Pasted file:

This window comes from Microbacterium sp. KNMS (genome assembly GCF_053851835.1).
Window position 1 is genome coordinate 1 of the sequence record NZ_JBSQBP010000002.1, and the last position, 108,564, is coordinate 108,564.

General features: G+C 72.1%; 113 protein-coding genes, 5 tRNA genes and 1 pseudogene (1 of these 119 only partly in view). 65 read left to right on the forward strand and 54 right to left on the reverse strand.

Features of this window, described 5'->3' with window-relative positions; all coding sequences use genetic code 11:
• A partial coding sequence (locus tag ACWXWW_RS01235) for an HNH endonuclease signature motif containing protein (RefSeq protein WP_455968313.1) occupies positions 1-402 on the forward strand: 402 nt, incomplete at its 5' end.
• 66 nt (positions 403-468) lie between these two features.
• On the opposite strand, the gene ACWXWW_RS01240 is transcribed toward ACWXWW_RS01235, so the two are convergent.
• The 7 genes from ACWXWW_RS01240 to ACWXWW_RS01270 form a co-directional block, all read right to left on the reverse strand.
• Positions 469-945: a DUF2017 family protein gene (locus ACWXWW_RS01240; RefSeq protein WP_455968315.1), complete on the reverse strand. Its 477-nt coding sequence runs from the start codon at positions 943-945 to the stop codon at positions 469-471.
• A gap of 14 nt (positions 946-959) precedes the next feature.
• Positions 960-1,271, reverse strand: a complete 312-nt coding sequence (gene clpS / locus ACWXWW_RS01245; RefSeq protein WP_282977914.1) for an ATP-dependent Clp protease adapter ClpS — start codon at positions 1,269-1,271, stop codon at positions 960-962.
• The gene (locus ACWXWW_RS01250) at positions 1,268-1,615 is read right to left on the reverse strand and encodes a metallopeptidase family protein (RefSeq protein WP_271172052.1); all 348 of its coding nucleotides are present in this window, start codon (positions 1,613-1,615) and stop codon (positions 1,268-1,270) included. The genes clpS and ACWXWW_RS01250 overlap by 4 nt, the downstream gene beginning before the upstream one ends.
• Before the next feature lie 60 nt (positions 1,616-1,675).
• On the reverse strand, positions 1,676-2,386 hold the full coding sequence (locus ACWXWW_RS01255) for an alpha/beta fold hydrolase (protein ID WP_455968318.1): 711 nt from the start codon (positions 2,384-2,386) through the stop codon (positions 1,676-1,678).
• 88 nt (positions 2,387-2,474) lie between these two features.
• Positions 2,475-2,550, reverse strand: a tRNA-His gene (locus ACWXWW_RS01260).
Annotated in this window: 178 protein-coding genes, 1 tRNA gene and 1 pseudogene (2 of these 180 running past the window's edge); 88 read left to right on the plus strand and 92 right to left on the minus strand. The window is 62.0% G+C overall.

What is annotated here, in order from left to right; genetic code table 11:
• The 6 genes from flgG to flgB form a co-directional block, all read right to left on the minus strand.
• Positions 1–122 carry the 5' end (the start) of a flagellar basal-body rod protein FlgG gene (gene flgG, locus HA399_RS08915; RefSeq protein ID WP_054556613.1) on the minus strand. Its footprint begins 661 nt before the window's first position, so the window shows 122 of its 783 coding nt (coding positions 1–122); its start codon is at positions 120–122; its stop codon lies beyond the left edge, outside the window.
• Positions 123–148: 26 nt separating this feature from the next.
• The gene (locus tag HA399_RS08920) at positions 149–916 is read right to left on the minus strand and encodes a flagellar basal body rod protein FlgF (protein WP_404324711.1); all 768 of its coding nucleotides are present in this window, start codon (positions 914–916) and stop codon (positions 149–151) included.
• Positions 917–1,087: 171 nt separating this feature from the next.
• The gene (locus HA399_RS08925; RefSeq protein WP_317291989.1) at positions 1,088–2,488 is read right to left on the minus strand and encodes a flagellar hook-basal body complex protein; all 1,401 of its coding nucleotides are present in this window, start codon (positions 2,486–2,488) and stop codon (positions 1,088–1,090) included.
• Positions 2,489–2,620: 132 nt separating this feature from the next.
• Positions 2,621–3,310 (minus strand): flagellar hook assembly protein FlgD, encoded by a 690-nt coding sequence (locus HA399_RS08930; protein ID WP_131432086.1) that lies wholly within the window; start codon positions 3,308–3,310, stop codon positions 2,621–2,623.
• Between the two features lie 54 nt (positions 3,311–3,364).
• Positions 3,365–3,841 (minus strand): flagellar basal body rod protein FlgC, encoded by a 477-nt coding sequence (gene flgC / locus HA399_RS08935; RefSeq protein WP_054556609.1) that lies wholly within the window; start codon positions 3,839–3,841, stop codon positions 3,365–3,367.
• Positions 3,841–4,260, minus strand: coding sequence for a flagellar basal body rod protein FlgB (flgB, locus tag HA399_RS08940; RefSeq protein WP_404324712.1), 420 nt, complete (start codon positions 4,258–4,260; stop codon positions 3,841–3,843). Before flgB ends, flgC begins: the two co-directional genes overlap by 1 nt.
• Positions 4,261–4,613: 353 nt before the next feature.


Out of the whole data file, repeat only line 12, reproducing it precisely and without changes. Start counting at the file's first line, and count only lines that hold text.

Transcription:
• The gene (locus ACWXWW_RS01250) at positions 1,268-1,615 is read right to left on the reverse strand and encodes a metallopeptidase family protein (RefSeq protein WP_271172052.1); all 348 of its coding nucleotides are present in this window, start codon (positions 1,613-1,615) and stop codon (positions 1,268-1,270) included. The genes clpS and ACWXWW_RS01250 overlap by 4 nt, the downstream gene beginning before the upstream one ends.